Ron: Likes you very much. He tells me that you're the girl he goes to when he's have 'women problems', and that you're especially easy to talk to because you don't make him feel like an idiot when he clearly is ... except for that one time when you bashed him over the head for being unfairly angry at Harry.
Hermione: Hermione thinks you're pretty damn cool, from what I gathered. At times, she seemed a little unsure of what to say about you, but I get the feeling that's because you're pretty hard to define! She made it clear that you've a great loyalty to Harry, and she made mention of the fact that she likes that that loyalty seems to spread out from Harry, and over into his friends as well.
Neville: Thinks you're really nice. He feels a bit like he's got a kindred spirit in you, because at times you can remind him of himself, his eagerness to be well-liked, to be a good person and someone that stands up for the right things.
Seamus: Seamus said that he likes you well enough, he supposes, but that you and him never really got very close because of that time when he stood against Harry. Ever since then, he feels like maybe you might hold it against him, or maybe that it keeps you from getting to know him any better.
Dean: Says you're wicked awesome! You've got all the great qualities of a true Gyrffindor, but at the same time, you have a mouth on you that could qualify you for Slytherin! He just thinks that's funny, you know, and that it's always entertaining to him when you do get riled up. It's rare, he says, but so damn awesome.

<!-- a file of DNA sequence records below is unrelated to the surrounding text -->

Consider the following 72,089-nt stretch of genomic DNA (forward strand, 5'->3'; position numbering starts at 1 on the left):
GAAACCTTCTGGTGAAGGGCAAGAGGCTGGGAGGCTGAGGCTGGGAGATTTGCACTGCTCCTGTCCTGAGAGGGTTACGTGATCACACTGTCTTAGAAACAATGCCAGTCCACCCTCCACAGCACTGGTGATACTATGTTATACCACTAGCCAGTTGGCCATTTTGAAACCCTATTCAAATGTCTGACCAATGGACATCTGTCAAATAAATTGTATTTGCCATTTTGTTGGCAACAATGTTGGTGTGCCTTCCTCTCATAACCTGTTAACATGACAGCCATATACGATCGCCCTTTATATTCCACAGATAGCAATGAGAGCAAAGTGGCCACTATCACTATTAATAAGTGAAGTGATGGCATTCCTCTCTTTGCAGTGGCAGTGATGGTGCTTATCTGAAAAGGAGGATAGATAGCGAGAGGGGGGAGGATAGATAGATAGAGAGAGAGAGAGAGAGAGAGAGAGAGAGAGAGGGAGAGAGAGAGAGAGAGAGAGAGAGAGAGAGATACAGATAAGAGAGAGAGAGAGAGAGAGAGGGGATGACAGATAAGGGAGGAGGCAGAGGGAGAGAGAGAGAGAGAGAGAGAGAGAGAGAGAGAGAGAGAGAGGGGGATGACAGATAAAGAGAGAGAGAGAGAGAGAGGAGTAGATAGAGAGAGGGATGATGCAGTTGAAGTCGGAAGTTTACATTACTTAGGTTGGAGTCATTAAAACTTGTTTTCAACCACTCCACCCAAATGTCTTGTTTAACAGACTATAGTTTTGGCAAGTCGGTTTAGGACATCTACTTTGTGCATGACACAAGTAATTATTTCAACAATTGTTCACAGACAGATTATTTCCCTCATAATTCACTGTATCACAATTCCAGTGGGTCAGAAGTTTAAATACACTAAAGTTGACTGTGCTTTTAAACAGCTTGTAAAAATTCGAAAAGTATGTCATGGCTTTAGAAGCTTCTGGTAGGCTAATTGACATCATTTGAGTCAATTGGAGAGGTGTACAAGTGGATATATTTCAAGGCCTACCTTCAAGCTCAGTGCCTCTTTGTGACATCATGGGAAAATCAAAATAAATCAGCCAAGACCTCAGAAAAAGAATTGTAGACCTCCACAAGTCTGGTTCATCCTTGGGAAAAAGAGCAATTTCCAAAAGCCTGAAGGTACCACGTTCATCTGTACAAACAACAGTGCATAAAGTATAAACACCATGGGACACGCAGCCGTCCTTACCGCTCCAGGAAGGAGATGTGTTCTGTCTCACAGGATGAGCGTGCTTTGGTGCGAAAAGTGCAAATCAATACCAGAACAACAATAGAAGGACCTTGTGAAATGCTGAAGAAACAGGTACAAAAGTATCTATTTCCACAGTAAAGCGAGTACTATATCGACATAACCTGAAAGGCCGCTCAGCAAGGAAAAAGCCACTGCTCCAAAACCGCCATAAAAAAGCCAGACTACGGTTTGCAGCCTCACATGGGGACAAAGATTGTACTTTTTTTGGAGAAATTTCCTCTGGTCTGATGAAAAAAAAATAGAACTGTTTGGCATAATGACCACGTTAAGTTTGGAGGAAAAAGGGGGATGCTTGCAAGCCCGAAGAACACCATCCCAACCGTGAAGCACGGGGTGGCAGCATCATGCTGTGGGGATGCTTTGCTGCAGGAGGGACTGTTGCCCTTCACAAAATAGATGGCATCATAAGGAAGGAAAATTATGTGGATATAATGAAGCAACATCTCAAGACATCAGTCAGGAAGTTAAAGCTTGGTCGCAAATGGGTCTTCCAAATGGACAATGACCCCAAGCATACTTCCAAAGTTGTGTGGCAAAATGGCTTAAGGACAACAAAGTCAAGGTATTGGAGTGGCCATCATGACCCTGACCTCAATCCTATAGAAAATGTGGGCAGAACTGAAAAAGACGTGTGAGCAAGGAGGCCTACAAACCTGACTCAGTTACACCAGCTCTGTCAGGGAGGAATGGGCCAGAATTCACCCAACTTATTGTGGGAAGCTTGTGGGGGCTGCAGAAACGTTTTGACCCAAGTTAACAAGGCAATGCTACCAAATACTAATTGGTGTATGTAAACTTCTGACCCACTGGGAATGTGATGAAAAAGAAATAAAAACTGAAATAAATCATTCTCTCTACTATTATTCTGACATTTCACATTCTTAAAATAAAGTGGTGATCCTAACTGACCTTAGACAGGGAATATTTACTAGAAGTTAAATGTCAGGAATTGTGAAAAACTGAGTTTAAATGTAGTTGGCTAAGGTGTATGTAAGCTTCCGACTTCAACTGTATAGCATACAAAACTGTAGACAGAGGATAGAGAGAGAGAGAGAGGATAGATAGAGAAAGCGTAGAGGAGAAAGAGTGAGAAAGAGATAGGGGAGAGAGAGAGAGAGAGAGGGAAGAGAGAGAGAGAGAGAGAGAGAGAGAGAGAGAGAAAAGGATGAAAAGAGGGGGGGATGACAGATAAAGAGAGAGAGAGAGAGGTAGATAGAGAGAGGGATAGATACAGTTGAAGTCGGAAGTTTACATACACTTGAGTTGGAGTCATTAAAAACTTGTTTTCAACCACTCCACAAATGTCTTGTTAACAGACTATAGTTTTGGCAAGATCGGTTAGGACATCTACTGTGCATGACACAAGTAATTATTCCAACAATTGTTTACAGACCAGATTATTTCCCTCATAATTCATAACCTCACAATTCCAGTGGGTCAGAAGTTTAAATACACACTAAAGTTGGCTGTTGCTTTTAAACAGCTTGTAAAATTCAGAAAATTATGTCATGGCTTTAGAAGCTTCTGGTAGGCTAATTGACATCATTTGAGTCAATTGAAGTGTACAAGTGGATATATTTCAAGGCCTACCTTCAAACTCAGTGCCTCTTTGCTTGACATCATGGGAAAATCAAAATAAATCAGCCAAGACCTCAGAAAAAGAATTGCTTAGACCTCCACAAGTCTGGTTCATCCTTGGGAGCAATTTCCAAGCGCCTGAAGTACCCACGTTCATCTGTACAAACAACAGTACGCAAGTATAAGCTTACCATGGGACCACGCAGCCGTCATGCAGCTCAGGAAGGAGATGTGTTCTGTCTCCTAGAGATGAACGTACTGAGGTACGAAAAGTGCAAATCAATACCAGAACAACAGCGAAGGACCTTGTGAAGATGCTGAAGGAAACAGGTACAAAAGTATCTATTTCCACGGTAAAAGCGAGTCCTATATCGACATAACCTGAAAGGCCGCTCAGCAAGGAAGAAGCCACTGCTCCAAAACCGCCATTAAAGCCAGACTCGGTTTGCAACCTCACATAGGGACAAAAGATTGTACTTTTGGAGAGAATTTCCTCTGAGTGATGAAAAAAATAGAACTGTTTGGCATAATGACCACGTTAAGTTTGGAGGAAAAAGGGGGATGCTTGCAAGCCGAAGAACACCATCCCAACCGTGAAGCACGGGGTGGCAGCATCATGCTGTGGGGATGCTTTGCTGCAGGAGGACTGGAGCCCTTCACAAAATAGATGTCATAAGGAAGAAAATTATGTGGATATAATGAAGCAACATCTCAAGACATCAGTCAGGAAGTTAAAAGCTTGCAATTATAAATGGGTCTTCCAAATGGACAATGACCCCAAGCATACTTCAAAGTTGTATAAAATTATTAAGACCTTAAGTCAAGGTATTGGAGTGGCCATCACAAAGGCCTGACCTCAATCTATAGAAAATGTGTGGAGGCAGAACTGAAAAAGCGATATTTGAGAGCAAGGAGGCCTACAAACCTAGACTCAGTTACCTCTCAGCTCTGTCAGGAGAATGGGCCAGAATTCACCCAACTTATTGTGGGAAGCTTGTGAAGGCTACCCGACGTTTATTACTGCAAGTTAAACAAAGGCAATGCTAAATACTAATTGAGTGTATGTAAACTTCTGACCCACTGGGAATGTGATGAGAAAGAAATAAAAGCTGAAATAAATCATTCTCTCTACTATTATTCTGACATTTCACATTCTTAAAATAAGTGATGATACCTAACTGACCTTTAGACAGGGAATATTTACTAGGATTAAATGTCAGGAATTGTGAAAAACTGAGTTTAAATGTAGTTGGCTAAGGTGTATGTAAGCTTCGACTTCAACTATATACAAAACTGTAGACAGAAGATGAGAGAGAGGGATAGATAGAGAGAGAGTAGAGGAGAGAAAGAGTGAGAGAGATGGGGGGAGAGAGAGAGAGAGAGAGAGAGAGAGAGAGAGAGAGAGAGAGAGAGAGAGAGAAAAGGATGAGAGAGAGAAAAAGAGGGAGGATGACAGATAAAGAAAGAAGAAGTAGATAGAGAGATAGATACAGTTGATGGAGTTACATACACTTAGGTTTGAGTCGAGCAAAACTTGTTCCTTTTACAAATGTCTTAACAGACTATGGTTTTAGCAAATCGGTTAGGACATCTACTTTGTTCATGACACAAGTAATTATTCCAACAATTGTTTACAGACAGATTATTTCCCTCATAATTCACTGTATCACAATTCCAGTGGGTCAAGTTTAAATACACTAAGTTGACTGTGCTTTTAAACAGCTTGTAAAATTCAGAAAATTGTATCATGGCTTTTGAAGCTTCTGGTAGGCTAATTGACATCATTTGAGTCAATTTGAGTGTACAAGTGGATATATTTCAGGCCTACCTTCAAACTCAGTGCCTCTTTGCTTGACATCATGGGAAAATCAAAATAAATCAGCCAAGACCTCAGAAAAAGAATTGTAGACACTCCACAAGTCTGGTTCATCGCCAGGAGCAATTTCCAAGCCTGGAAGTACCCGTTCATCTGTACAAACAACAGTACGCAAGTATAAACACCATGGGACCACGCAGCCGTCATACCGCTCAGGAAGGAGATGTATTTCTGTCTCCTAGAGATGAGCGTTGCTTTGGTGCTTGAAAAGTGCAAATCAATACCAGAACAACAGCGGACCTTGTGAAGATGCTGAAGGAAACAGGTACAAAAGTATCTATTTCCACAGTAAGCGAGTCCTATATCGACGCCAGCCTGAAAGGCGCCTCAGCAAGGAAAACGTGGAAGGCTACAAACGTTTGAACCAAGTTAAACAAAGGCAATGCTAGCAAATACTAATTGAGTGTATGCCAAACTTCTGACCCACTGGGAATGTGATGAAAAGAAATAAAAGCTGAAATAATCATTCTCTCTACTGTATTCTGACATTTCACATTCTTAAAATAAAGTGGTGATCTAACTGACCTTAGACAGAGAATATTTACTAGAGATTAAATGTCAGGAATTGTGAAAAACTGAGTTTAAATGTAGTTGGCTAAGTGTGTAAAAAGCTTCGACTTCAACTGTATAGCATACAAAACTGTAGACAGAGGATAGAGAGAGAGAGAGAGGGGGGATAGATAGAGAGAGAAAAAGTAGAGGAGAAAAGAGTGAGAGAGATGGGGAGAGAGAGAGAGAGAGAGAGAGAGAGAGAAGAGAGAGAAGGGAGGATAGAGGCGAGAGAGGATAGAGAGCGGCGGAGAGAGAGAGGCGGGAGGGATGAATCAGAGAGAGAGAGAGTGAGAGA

Terry Boot: Terry says he doesn't really know you, only knows that you're dating Harry Potter, so he suspects that you've got to have something special about you ... He just doesn't know what it is.
Luna Lovegood: Luna says that she admires your ability to be open with others about you feel, whether it be good, or bad, and that it's your honesty and sincerity in everything you do that makes people really like you. She points out, though (and to my surprise) that you may be too intense for some because of that, and not everyone is so open to the truth as you.
Hannah Abbott: Hannah told me that there was once a point when you and she were talking, and that by talking to you, she was able to understand a few things that she hadn't even thought of before. She wouldn't go into details about what the conversation dealt with, only that you gave her a different perspective to think on, and by doing so, helped her deal with a lot of things she was having trouble with.
Cedric Diggory: Thinks you're cool. He didn't really have much to say about you, and while he never came out and said it, I have a feeling you two aren't exactly close, or have never really gotten the chance to be. He did say, however, that you were a cool girl to have around, that he's only ever heard good things about you and that he wishes you and Harry the best.